The idea of a letterhead is that there is one template which is formatted with things like a company logo and contact information, and all letters published by the company should be printed with this letterhead as the background to the text of the letter.
The first thing to do is to create this letterhead document (i.e. with the company logo and contact information) as a normal document in MS Word™. It will probably be appropriate to just copy the existing company letterhead, if you have one.
Now you need to indicate where on this letterhead template the text of all the different letters that will be prepared should appear. This is done by placing the fillpoint
<<DocumentBody>> in the appropriate place on the letterhead template.
Save this letterhead document as an XpressDox template (using the Save Template button on the XpressDox toolbar), and give it a suitable name, such as StandardCompanyLetterhead.xdtpl.
Although this is not the ultimate aim of having the letterhead as a template, this letterhead template can now be run as a template on its own, and the resulting merged document can be edited manually to insert the body of the document.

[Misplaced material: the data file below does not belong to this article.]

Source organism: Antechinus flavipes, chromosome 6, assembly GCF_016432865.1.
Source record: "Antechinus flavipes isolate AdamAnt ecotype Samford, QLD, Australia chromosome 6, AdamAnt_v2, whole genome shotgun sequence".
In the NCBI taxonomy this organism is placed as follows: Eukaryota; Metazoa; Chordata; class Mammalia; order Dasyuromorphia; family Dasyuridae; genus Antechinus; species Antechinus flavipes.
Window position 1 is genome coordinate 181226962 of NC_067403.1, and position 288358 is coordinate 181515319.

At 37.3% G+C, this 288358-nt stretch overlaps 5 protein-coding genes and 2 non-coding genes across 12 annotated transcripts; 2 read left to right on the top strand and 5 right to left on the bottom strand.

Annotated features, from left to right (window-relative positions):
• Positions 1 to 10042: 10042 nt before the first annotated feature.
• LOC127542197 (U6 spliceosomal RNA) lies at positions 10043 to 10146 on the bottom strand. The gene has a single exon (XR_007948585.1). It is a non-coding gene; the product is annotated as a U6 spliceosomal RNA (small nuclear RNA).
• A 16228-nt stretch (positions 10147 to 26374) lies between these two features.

Now for the ultimate aim: if you have a number of standard letters which need to appear on the letterhead, then these are each created as XpressDox templates with the text of the letter and relevant Fillpoint s, such as
<<Greeting>> (i.e. Dear …),
<<Salutation>>, in each of these standard letters.
Then, in the first line of each standard letter template, put the command
<<BaseTemplate(StandardCompanyLetterhead)>>. Then save this standard template (in the same folder as the letterhead) and run it – the text of the template, with completed Fillpoint s, will appear inside the letterhead.
The My Documents\XpressDox\Samples folder has some examples of letterheads and templates that are based on them.
See the recipe “Use the same letterhead on many different templates” for more advanced uses of the BaseTemplate command.